Sony, China Strike PlayStation Deal
May 27, 2014 10:53 AM PT
Japanese electronics giant Sony has inked a deal in China to manufacture and sell PlayStation consoles in the Middle Kingdom.
The partnership creates two joint ventures with Shanghai Oriental Pearl, which will enable Sony to operate out of Shanghai's free trade zone. (China's early-2014 approval of videogame consoles from foreign companies, which reversed a years-long ban, requires that said companies operate out of the free trade zone.)
Chinese officials long have decried the erosive effects of videogames. Such deep-seated skepticism surely prompted a Shanghai Oriental Pearl exec to declare that the partnership with Sony "will be based on the relevant state policies and will introduce quality and healthy video games that will adhere to China's national conditions, as well as the tastes of Chinese gamers."
Microsoft, which makes Xbox, already has partnered with BesTV New Media Co to launch consoles of its own in China.
China Accuses US of 'Unscrupulous' Cyberspying
China is fighting grandstanding with grandstanding, formally accusing the U.S. of launching large-scale computer attacks against the Chinese government and domestic companies, part of what Beijing dubbed "unscrupulous" cybersurveillance.
U.S. spying efforts have, according to a report from the China Academy of Cyber Space, "gone far beyond the legal rationale of 'antiterrorism' and have exposed the ugly face" of American self-interest.
Last week, the U.S. Justice Department released indictments against five members of the Chinese People's Liberation Army, accusing them of large-scale cyberespionage (China immediately denounced the indictments.) Thus, as with all things U.S.-China-cyberaccusatory, this is part of an ongoing and increasingly testy international drama.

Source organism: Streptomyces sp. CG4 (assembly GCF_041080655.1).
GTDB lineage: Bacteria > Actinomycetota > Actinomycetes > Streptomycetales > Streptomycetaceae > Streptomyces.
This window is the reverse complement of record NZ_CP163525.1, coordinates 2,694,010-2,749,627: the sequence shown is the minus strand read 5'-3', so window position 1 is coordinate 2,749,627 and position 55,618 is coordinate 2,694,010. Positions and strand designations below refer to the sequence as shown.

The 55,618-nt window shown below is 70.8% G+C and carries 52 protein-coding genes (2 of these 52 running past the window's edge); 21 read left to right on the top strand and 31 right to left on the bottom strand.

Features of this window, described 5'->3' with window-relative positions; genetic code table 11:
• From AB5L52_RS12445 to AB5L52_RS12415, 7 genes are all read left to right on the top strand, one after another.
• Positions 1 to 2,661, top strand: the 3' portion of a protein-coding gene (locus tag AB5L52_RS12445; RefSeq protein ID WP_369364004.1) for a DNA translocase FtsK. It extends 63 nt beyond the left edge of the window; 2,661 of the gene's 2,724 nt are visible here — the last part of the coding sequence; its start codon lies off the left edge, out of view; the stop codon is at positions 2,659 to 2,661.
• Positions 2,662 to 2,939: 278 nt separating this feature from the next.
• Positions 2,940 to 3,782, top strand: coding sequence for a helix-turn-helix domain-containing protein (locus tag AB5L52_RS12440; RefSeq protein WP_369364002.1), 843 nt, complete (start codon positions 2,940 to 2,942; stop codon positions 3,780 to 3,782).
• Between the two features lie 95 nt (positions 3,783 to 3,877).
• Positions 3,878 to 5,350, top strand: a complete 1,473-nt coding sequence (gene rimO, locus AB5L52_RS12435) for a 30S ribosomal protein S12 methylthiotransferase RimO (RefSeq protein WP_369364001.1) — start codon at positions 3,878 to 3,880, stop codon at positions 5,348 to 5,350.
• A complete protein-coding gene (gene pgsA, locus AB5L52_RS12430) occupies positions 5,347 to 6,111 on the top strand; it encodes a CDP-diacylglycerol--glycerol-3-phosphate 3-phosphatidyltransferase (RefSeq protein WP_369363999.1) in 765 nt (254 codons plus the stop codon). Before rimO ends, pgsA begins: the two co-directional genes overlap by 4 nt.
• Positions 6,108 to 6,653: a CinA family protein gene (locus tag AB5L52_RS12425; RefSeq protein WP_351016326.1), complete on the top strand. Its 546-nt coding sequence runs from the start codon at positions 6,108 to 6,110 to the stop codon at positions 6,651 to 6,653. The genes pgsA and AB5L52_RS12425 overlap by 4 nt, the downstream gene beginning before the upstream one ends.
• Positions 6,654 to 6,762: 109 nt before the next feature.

Talks Between Indie Labels, YouTube on Skids
Talks between YouTube and the Worldwide Independent Network, which represents indie music labels, have broken down over licensing terms for the site's upcoming streaming music subscription service.
WIN claims that YouTube is approaching labels directly and trying to coax them into contracts -- and tightening the screws by threatening to remove them from YouTube. WIN also claims that YouTube's contract offers undervalue the music compared with other streaming services such as Spotify, Rdio and Deezer.
Derision of Google knows no national boundaries.
"For a company that has arranged its structure to pay minimal taxes in our market, to now see YouTube's treatment of [indie labels] ... is deeply concerning," said David Vodicka of the Australian Independent Record label association. Meanwhile, in Denmark, an indie music rep dubbed Google "a global mastodon."
[Source: The Guardian]
New EU Parliament Expected to Reach Privacy Agreement
The new European Parliament that was elected over the weekend is expected to reach an agreement on stricter, EU-wide online privacy rules.
A new set of privacy rules has been in the works since 2012, but the 28-nation, 500 million-person bloc has not yet been able to settle on something. However, the new parliament is positioned to finally seal the deal and establish rules on issues such as what information can be shipped overseas.
German Chancellor Angela Merkel has been among those urging that EU data should be kept within the EU. As the leader of Europe's most powerful country and herself a target of National Security Agency snooping, Merkel possesses a unique place in Europe's privacy debate.
[Source: The New York Times]